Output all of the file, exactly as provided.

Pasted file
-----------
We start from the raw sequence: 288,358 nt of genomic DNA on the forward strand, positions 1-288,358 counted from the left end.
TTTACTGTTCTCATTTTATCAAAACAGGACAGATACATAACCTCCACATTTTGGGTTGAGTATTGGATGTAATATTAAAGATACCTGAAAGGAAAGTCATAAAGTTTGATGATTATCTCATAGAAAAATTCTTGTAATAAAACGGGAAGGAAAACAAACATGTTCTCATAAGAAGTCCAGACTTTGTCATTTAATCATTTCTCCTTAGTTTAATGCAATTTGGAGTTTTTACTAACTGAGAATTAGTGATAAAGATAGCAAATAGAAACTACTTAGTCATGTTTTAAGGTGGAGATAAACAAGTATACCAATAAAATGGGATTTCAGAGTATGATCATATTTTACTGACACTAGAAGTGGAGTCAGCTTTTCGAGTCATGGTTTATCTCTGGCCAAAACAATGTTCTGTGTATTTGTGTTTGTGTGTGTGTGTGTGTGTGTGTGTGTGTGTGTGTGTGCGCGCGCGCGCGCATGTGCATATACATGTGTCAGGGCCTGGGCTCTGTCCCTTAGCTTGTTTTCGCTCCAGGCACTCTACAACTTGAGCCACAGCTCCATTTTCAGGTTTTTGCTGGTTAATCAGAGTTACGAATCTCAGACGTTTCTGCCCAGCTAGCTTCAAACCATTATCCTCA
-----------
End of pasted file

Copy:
We start from the raw sequence: 288,358 nt of genomic DNA on the forward strand, positions 1-288,358 counted from the left end.
TTTACTGTTCTCATTTTATCAAAACAGGACAGATACATAACCTCCACATTTTGGGTTGAGTATTGGATGTAATATTAAAGATACCTGAAAGGAAAGTCATAAAGTTTGATGATTATCTCATAGAAAAATTCTTGTAATAAAACGGGAAGGAAAACAAACATGTTCTCATAAGAAGTCCAGACTTTGTCATTTAATCATTTCTCCTTAGTTTAATGCAATTTGGAGTTTTTACTAACTGAGAATTAGTGATAAAGATAGCAAATAGAAACTACTTAGTCATGTTTTAAGGTGGAGATAAACAAGTATACCAATAAAATGGGATTTCAGAGTATGATCATATTTTACTGACACTAGAAGTGGAGTCAGCTTTTCGAGTCATGGTTTATCTCTGGCCAAAACAATGTTCTGTGTATTTGTGTTTGTGTGTGTGTGTGTGTGTGTGTGTGTGTGTGTGTGTGCGCGCGCGCGCGCATGTGCATATACATGTGTCAGGGCCTGGGCTCTGTCCCTTAGCTTGTTTTCGCTCCAGGCACTCTACAACTTGAGCCACAGCTCCATTTTCAGGTTTTTGCTGGTTAATCAGAGTTACGAATCTCAGACGTTTCTGCCCAGCTAGCTTCAAACCATTATCCTCA